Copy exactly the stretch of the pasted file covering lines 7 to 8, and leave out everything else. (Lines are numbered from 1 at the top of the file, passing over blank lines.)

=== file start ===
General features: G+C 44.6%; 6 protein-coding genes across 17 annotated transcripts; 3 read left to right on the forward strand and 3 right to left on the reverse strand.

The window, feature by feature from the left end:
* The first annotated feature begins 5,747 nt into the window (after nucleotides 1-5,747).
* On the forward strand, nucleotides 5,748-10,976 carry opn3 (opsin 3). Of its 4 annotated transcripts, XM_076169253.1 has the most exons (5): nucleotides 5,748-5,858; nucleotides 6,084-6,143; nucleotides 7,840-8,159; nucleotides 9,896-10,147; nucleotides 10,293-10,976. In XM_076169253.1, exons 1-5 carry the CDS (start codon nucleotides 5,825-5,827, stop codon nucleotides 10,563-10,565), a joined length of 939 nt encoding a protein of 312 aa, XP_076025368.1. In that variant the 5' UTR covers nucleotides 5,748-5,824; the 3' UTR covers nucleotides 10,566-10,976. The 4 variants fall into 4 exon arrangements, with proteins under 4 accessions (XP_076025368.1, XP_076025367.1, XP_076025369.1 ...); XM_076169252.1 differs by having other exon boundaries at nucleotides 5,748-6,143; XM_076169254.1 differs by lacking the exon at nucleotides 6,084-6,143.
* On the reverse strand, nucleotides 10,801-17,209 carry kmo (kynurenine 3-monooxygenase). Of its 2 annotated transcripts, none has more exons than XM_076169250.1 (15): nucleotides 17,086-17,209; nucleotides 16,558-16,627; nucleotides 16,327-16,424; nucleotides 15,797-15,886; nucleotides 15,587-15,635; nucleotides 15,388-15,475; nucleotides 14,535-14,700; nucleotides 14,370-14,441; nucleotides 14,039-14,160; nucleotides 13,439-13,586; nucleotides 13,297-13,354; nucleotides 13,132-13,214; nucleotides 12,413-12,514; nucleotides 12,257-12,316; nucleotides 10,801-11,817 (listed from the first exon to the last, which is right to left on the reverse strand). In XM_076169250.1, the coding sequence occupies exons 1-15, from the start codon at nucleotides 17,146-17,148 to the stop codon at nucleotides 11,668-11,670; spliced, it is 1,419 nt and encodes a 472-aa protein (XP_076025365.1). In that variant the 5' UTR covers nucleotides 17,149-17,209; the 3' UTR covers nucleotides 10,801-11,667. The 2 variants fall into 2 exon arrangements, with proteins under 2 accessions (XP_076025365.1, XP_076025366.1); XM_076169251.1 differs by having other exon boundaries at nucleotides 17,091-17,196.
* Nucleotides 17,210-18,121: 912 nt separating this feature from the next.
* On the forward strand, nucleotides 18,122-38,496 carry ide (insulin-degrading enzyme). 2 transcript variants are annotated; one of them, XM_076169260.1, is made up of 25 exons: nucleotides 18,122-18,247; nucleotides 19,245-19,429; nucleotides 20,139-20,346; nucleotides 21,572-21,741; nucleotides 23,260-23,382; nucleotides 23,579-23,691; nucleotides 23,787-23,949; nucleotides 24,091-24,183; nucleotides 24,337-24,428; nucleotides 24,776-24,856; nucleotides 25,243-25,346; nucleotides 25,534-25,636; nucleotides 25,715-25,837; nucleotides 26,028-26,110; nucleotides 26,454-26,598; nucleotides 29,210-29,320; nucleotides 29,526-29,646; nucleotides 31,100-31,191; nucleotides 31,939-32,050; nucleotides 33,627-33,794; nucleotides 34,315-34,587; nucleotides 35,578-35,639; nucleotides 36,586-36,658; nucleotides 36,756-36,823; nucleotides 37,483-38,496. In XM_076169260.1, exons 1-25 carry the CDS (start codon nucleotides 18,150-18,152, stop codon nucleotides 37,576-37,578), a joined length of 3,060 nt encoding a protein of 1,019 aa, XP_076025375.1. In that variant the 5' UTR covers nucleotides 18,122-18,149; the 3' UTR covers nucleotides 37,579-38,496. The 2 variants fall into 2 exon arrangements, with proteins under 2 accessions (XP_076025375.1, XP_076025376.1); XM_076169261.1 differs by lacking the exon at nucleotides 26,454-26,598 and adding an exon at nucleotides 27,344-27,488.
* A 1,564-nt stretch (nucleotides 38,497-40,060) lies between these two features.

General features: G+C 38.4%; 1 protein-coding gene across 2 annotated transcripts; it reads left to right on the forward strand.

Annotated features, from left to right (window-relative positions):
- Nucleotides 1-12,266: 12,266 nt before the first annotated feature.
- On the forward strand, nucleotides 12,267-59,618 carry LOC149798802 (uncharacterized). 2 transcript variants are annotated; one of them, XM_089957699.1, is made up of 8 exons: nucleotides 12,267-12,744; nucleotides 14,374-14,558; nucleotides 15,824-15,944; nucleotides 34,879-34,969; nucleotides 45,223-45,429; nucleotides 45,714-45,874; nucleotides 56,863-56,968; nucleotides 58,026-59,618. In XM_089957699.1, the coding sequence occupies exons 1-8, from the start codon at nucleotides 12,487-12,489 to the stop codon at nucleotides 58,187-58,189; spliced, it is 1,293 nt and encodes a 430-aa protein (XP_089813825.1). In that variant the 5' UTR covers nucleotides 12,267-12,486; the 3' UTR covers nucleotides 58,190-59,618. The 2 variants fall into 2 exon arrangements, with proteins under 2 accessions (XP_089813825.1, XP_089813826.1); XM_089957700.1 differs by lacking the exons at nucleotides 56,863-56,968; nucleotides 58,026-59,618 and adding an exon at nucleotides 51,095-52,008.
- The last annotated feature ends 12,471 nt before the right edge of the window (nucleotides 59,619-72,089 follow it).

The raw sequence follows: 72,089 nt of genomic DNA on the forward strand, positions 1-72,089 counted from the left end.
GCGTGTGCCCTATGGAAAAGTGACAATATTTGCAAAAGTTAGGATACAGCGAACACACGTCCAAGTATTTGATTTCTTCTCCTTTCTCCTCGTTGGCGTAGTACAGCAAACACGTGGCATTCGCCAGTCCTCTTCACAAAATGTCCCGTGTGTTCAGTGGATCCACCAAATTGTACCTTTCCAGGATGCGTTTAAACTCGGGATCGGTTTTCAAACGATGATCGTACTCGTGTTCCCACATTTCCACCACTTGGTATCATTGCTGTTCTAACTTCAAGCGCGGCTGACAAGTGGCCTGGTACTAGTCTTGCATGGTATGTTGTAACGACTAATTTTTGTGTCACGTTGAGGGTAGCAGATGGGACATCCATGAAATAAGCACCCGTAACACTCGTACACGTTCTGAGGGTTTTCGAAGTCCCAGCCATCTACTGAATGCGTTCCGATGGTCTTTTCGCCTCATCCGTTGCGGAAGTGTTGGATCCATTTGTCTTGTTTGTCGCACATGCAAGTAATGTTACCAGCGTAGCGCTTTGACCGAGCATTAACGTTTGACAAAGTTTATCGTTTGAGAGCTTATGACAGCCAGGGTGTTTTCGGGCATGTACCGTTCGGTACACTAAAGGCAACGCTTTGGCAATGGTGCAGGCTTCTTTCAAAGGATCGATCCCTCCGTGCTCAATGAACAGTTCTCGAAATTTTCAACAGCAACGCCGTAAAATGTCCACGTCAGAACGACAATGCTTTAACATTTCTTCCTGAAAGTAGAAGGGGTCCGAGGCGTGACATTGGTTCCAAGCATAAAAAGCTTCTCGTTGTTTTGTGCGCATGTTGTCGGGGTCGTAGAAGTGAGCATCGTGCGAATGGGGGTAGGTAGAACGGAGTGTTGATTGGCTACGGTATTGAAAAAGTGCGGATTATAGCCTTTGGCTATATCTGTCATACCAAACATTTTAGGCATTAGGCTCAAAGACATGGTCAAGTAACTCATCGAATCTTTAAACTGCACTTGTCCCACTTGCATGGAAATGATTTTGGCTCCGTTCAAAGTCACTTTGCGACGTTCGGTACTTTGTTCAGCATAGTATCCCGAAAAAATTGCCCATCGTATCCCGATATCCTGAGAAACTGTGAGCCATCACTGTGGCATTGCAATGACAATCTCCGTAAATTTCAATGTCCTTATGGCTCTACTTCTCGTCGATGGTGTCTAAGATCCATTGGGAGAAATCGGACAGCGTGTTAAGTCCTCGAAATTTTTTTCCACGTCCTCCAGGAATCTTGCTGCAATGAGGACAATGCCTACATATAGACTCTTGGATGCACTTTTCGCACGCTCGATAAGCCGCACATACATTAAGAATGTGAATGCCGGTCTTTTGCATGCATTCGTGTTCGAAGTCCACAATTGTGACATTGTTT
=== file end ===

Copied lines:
* On the forward strand, nucleotides 18,122-38,496 carry ide (insulin-degrading enzyme). 2 transcript variants are annotated; one of them, XM_076169260.1, is made up of 25 exons: nucleotides 18,122-18,247; nucleotides 19,245-19,429; nucleotides 20,139-20,346; nucleotides 21,572-21,741; nucleotides 23,260-23,382; nucleotides 23,579-23,691; nucleotides 23,787-23,949; nucleotides 24,091-24,183; nucleotides 24,337-24,428; nucleotides 24,776-24,856; nucleotides 25,243-25,346; nucleotides 25,534-25,636; nucleotides 25,715-25,837; nucleotides 26,028-26,110; nucleotides 26,454-26,598; nucleotides 29,210-29,320; nucleotides 29,526-29,646; nucleotides 31,100-31,191; nucleotides 31,939-32,050; nucleotides 33,627-33,794; nucleotides 34,315-34,587; nucleotides 35,578-35,639; nucleotides 36,586-36,658; nucleotides 36,756-36,823; nucleotides 37,483-38,496. In XM_076169260.1, exons 1-25 carry the CDS (start codon nucleotides 18,150-18,152, stop codon nucleotides 37,576-37,578), a joined length of 3,060 nt encoding a protein of 1,019 aa, XP_076025375.1. In that variant the 5' UTR covers nucleotides 18,122-18,149; the 3' UTR covers nucleotides 37,579-38,496. The 2 variants fall into 2 exon arrangements, with proteins under 2 accessions (XP_076025375.1, XP_076025376.1); XM_076169261.1 differs by lacking the exon at nucleotides 26,454-26,598 and adding an exon at nucleotides 27,344-27,488.
* A 1,564-nt stretch (nucleotides 38,497-40,060) lies between these two features.